Monday, 16 September 2013

Hang on to your tackle in Cardigan Bay!

MCS Angling litter bins are now installed at six locations around Ceredigion thanks to Friends of Cardigan Bay (FoCB)!

Phil Hughes, FoCB's chairman says: "The bins have worked well in their first three months, collecting a whole host of discarded line, hooks and general fishing waste. Whilst I appreciate litter on our beaches can be an on-going problem throughout the UK, angling line and hooks are particularly harmful to wildlife. Our oceans and wildlife have been abused for too long, but it's pleasing to see that attitudes are slowly changing."

Phil thanks volunteers for emptying the bins, anglers who are using the facility, and Ceredigion County Council who have supported the scheme.

Currently Angling litter bins are located at Aberystwyth (wooden jetty, stone jetty & Constitution hill), Borth (cliff end), Clarach (South Beach), and Newquay (outside the Boat place).

If you are interested in setting up angling litter bins in your area, download our "How to" guide and online resources.
Hang On To Your Tackle

Thursday, 12 September 2013

Sea Champion Crystal Golden-Hann tell us about representing MCS at the Bristol Festival of Nature:

  "This was my first outing as a Sea Champion on the front line. I’d previously taken part in beach cleans but this time I’d be manning the stand, talking to the public and answering questions. Other members of the team put me at ease, explaining the main issues we would be focusing on: promoting the Good Fish Guide, the Sea Champions scheme, beach cleaning and benefits of membership.

It was really heartening to see how many people are interested in the work MCS does. Many people were surprised at the sort of rubbish that we’ve found on our beaches during the beach cleans which illustrates how important education about pollution is. So many people don’t realise that what is flushed down a toilet can end up in the sea and on the beach.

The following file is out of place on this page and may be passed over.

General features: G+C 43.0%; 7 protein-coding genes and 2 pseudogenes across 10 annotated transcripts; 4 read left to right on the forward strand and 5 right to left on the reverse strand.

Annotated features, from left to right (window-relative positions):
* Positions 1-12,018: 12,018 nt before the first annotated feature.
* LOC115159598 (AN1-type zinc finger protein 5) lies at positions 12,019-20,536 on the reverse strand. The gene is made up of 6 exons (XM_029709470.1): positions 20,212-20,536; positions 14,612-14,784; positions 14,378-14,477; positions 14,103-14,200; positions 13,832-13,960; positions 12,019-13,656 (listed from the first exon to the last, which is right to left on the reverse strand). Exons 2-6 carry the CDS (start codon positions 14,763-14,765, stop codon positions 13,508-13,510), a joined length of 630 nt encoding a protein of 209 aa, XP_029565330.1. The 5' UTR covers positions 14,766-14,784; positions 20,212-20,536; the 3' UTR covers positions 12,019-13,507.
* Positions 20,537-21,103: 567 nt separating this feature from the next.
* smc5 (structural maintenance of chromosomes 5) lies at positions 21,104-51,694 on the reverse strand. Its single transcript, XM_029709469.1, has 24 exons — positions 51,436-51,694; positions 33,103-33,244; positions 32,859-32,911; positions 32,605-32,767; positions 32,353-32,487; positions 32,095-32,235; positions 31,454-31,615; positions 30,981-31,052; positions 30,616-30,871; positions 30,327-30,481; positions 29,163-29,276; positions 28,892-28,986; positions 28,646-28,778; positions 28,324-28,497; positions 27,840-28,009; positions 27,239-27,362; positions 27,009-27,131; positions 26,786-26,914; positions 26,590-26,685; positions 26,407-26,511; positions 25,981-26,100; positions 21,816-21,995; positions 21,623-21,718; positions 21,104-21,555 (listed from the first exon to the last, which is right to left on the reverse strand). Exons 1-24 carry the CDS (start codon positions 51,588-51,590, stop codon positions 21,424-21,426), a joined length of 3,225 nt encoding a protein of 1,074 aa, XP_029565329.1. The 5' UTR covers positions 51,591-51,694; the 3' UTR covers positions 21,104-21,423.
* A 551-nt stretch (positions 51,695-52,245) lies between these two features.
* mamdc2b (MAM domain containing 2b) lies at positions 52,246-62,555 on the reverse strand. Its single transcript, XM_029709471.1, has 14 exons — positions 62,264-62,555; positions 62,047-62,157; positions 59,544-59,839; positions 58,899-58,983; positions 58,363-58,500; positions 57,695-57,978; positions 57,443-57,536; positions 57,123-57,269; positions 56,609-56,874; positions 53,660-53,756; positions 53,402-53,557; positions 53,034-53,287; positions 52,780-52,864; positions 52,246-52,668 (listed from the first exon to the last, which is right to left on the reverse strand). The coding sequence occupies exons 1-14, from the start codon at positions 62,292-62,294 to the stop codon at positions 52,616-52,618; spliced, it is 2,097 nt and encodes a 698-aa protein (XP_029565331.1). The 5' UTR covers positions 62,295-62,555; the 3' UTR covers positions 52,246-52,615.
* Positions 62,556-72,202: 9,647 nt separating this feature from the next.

We also had a small sand pit which we filled with rubbish then kids were invited to take part in a mini ‘beach clean’. This proved to be very popular, the children absolutely loved it and hopefully we helped to inspire a future generation of marine conservationists."

Sea Champion Crystal Golden-Hann running Litter Pick Panic at the Bristol Festival of Nature 

Tuesday, 10 September 2013

Sea Champions behind a lens this Autumn!

Sea Champions are busy with their Autumn action of taking photos for MCS!

We are always in need of photos as they are key to getting our conservation messages across. By sending us photos, Sea Champions are really helping us build our image library, so as a thank you, we're running this action as a competition!
First prize is an organic cotton ‘Save our Seas’ t-shirt worth £25 kindly, donated by Rapanui. Rapanui are an eco-fashion brand, producing award winning ethical fashion made from organic, natural fabrics in an ethical, wind powered factory. The runner up will receive a delicious bottle of M&S's Casa Leona wine.
There is no need to own a fancy camera to take part, even photos taken on a camera phone can be useful, particularly on social media and online campaigning.
Click to enter the Sea Champions photo competition and for more information on the three categories. Deadline is October 31st 2013.
Here are some of the entries so far:
A few Sea Champions photo competition eneries from Alasdair Wood, Boyd Darling and Kate Wilson.

Sea Champion Jane helps give Inner Hebridean Isle the coastal clean up of a lifetime

50 miles of Colonsay is now free from decades of debris!

Sea Champion Jane Rose has helped clean almost every inch of the island's coastline, clearing away litter left on the beaches by centuries of incoming and outgoing tides.

Jane has lived on the island for seven years was a regular beach cleaner during the project which began in March on the island's west coast and finished in mid-August at the same point.

The five and half month initiative, which cleaned 50 miles of the islands coast and filled 1,130 bags of rubbish, was supported by the Colonsay Community Council and co-ordinated by islander, Kevin Byrne.